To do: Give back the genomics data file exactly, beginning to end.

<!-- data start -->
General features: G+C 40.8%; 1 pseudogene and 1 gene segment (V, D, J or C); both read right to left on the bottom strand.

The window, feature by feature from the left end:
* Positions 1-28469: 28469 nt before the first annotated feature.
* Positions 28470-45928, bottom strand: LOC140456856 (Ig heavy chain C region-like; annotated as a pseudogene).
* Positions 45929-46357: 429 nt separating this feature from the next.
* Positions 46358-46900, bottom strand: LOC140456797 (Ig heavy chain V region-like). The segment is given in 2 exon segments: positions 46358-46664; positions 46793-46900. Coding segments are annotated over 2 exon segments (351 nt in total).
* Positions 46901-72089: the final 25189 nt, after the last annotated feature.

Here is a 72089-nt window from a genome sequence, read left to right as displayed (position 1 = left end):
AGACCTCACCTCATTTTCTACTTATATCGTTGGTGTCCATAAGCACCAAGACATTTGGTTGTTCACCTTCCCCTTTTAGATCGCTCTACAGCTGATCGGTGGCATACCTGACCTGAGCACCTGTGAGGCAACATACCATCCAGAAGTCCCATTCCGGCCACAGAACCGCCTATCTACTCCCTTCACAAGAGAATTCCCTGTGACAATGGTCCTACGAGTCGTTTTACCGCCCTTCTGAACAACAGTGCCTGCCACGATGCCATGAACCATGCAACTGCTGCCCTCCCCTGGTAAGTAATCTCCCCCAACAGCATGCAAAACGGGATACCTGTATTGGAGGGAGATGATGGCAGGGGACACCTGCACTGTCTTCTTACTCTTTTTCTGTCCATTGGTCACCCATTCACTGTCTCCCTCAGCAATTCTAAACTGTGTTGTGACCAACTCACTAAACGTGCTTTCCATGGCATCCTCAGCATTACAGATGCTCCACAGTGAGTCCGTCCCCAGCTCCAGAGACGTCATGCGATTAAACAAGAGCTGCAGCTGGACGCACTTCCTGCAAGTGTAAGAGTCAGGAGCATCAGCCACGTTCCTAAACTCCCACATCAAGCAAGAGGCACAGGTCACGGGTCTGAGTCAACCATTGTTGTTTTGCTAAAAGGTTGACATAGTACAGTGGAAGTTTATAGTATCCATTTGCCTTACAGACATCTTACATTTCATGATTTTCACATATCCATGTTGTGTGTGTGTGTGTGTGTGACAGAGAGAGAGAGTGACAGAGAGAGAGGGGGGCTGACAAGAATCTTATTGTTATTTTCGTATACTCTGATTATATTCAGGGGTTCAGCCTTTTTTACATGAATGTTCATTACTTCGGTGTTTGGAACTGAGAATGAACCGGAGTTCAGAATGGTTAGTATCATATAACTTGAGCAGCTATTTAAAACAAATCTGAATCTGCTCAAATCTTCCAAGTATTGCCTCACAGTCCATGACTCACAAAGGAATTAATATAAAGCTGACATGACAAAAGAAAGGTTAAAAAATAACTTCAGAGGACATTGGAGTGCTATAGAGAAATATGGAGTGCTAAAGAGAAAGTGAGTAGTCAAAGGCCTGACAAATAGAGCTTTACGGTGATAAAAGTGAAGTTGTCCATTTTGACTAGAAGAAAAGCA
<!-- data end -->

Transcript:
General features: G+C 40.8%; 1 pseudogene and 1 gene segment (V, D, J or C); both read right to left on the bottom strand.

The window, feature by feature from the left end:
* Positions 1-28469: 28469 nt before the first annotated feature.
* Positions 28470-45928, bottom strand: LOC140456856 (Ig heavy chain C region-like; annotated as a pseudogene).
* Positions 45929-46357: 429 nt separating this feature from the next.
* Positions 46358-46900, bottom strand: LOC140456797 (Ig heavy chain V region-like). The segment is given in 2 exon segments: positions 46358-46664; positions 46793-46900. Coding segments are annotated over 2 exon segments (351 nt in total).
* Positions 46901-72089: the final 25189 nt, after the last annotated feature.

Here is a 72089-nt window from a genome sequence, read left to right as displayed (position 1 = left end):
AGACCTCACCTCATTTTCTACTTATATCGTTGGTGTCCATAAGCACCAAGACATTTGGTTGTTCACCTTCCCCTTTTAGATCGCTCTACAGCTGATCGGTGGCATACCTGACCTGAGCACCTGTGAGGCAACATACCATCCAGAAGTCCCATTCCGGCCACAGAACCGCCTATCTACTCCCTTCACAAGAGAATTCCCTGTGACAATGGTCCTACGAGTCGTTTTACCGCCCTTCTGAACAACAGTGCCTGCCACGATGCCATGAACCATGCAACTGCTGCCCTCCCCTGGTAAGTAATCTCCCCCAACAGCATGCAAAACGGGATACCTGTATTGGAGGGAGATGATGGCAGGGGACACCTGCACTGTCTTCTTACTCTTTTTCTGTCCATTGGTCACCCATTCACTGTCTCCCTCAGCAATTCTAAACTGTGTTGTGACCAACTCACTAAACGTGCTTTCCATGGCATCCTCAGCATTACAGATGCTCCACAGTGAGTCCGTCCCCAGCTCCAGAGACGTCATGCGATTAAACAAGAGCTGCAGCTGGACGCACTTCCTGCAAGTGTAAGAGTCAGGAGCATCAGCCACGTTCCTAAACTCCCACATCAAGCAAGAGGCACAGGTCACGGGTCTGAGTCAACCATTGTTGTTTTGCTAAAAGGTTGACATAGTACAGTGGAAGTTTATAGTATCCATTTGCCTTACAGACATCTTACATTTCATGATTTTCACATATCCATGTTGTGTGTGTGTGTGTGTGTGACAGAGAGAGAGAGTGACAGAGAGAGAGGGGGGCTGACAAGAATCTTATTGTTATTTTCGTATACTCTGATTATATTCAGGGGTTCAGCCTTTTTTACATGAATGTTCATTACTTCGGTGTTTGGAACTGAGAATGAACCGGAGTTCAGAATGGTTAGTATCATATAACTTGAGCAGCTATTTAAAACAAATCTGAATCTGCTCAAATCTTCCAAGTATTGCCTCACAGTCCATGACTCACAAAGGAATTAATATAAAGCTGACATGACAAAAGAAAGGTTAAAAAATAACTTCAGAGGACATTGGAGTGCTATAGAGAAATATGGAGTGCTAAAGAGAAAGTGAGTAGTCAAAGGCCTGACAAATAGAGCTTTACGGTGATAAAAGTGAAGTTGTCCATTTTGACTAGAAGAAAAGCA